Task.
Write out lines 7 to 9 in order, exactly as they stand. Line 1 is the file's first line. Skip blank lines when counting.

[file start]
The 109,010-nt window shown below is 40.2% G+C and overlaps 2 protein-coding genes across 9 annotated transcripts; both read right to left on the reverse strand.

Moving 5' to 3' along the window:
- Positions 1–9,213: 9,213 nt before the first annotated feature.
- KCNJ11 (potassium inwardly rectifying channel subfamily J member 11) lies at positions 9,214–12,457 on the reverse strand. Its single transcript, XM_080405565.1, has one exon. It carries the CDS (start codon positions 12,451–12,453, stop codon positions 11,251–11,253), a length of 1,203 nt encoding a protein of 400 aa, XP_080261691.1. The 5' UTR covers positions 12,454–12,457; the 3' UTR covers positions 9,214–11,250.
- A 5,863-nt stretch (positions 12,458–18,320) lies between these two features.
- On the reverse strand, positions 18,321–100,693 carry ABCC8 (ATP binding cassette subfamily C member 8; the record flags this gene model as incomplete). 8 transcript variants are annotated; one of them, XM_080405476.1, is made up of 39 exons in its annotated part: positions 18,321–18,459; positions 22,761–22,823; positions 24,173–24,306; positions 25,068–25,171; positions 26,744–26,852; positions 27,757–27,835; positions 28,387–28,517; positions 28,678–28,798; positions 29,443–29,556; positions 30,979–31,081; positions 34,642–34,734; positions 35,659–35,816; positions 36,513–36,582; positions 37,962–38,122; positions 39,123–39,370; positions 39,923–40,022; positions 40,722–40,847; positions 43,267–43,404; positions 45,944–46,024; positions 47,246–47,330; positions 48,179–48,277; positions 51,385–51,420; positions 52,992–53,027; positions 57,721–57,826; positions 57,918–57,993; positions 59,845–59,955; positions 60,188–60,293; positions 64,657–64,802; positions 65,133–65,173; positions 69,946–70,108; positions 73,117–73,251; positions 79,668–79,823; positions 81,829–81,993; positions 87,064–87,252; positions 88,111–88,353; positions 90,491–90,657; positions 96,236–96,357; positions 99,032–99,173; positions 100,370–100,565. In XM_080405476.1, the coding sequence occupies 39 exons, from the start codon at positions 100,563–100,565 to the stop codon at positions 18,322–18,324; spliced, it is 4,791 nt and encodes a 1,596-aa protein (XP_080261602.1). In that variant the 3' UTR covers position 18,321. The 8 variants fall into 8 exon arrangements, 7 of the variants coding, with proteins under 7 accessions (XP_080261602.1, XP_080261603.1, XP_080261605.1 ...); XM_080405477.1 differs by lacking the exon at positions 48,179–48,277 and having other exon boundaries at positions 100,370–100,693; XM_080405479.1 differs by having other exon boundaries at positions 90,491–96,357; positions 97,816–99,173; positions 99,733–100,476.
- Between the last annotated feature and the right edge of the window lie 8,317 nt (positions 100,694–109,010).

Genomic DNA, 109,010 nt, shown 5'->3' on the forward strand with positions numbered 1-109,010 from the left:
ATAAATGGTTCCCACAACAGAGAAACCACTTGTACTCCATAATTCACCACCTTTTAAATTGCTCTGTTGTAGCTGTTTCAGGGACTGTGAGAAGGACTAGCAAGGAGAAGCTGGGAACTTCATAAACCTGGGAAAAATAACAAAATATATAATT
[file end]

- Between the last annotated feature and the right edge of the window lie 8,317 nt (positions 100,694–109,010).

Genomic DNA, 109,010 nt, shown 5'->3' on the forward strand with positions numbered 1-109,010 from the left:
ATAAATGGTTCCCACAACAGAGAAACCACTTGTACTCCATAATTCACCACCTTTTAAATTGCTCTGTTGTAGCTGTTTCAGGGACTGTGAGAAGGACTAGCAAGGAGAAGCTGGGAACTTCATAAACCTGGGAAAAATAACAAAATATATAATT